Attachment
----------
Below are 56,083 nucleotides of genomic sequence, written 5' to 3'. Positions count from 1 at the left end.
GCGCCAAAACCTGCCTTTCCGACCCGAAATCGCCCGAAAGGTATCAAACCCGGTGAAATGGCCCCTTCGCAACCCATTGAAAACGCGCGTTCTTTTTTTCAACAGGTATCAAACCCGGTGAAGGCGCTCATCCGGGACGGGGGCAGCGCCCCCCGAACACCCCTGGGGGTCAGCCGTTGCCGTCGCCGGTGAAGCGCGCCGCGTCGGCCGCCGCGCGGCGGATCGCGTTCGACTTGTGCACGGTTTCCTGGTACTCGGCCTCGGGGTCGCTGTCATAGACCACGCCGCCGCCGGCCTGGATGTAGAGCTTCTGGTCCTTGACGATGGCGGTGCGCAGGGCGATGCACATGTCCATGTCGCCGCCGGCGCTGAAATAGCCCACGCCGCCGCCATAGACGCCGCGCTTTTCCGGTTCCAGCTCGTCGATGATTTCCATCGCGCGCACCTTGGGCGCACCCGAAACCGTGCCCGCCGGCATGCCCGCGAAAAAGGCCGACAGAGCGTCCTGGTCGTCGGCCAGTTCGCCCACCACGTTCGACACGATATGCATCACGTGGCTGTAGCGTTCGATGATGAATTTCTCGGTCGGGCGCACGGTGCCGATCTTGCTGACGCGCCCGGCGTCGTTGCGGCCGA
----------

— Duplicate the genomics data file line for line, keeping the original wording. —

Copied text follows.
Below are 56,083 nucleotides of genomic sequence, written 5' to 3'. Positions count from 1 at the left end.
GCGCCAAAACCTGCCTTTCCGACCCGAAATCGCCCGAAAGGTATCAAACCCGGTGAAATGGCCCCTTCGCAACCCATTGAAAACGCGCGTTCTTTTTTTCAACAGGTATCAAACCCGGTGAAGGCGCTCATCCGGGACGGGGGCAGCGCCCCCCGAACACCCCTGGGGGTCAGCCGTTGCCGTCGCCGGTGAAGCGCGCCGCGTCGGCCGCCGCGCGGCGGATCGCGTTCGACTTGTGCACGGTTTCCTGGTACTCGGCCTCGGGGTCGCTGTCATAGACCACGCCGCCGCCGGCCTGGATGTAGAGCTTCTGGTCCTTGACGATGGCGGTGCGCAGGGCGATGCACATGTCCATGTCGCCGCCGGCGCTGAAATAGCCCACGCCGCCGCCATAGACGCCGCGCTTTTCCGGTTCCAGCTCGTCGATGATTTCCATCGCGCGCACCTTGGGCGCACCCGAAACCGTGCCCGCCGGCATGCCCGCGAAAAAGGCCGACAGAGCGTCCTGGTCGTCGGCCAGTTCGCCCACCACGTTCGACACGATATGCATCACGTGGCTGTAGCGTTCGATGATGAATTTCTCGGTCGGGCGCACGGTGCCGATCTTGCTGACGCGCCCGGCGTCGTTGCGGCCGA